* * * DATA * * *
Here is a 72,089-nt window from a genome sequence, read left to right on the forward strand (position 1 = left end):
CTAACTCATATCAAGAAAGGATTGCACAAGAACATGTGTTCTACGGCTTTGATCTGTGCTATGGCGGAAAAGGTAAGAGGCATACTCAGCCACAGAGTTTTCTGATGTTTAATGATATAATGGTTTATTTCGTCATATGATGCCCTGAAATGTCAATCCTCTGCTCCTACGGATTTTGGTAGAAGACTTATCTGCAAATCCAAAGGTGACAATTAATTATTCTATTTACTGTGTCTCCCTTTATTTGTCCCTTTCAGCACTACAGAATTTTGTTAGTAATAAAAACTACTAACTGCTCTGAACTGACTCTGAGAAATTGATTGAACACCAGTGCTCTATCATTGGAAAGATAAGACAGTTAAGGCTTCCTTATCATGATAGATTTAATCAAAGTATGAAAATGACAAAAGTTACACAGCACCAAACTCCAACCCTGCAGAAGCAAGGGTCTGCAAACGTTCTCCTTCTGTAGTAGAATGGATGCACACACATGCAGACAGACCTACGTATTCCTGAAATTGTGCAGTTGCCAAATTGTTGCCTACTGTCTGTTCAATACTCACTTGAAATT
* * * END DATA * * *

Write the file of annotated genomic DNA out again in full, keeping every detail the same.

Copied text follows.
Here is a 72,089-nt window from a genome sequence, read left to right on the forward strand (position 1 = left end):
CTAACTCATATCAAGAAAGGATTGCACAAGAACATGTGTTCTACGGCTTTGATCTGTGCTATGGCGGAAAAGGTAAGAGGCATACTCAGCCACAGAGTTTTCTGATGTTTAATGATATAATGGTTTATTTCGTCATATGATGCCCTGAAATGTCAATCCTCTGCTCCTACGGATTTTGGTAGAAGACTTATCTGCAAATCCAAAGGTGACAATTAATTATTCTATTTACTGTGTCTCCCTTTATTTGTCCCTTTCAGCACTACAGAATTTTGTTAGTAATAAAAACTACTAACTGCTCTGAACTGACTCTGAGAAATTGATTGAACACCAGTGCTCTATCATTGGAAAGATAAGACAGTTAAGGCTTCCTTATCATGATAGATTTAATCAAAGTATGAAAATGACAAAAGTTACACAGCACCAAACTCCAACCCTGCAGAAGCAAGGGTCTGCAAACGTTCTCCTTCTGTAGTAGAATGGATGCACACACATGCAGACAGACCTACGTATTCCTGAAATTGTGCAGTTGCCAAATTGTTGCCTACTGTCTGTTCAATACTCACTTGAAATT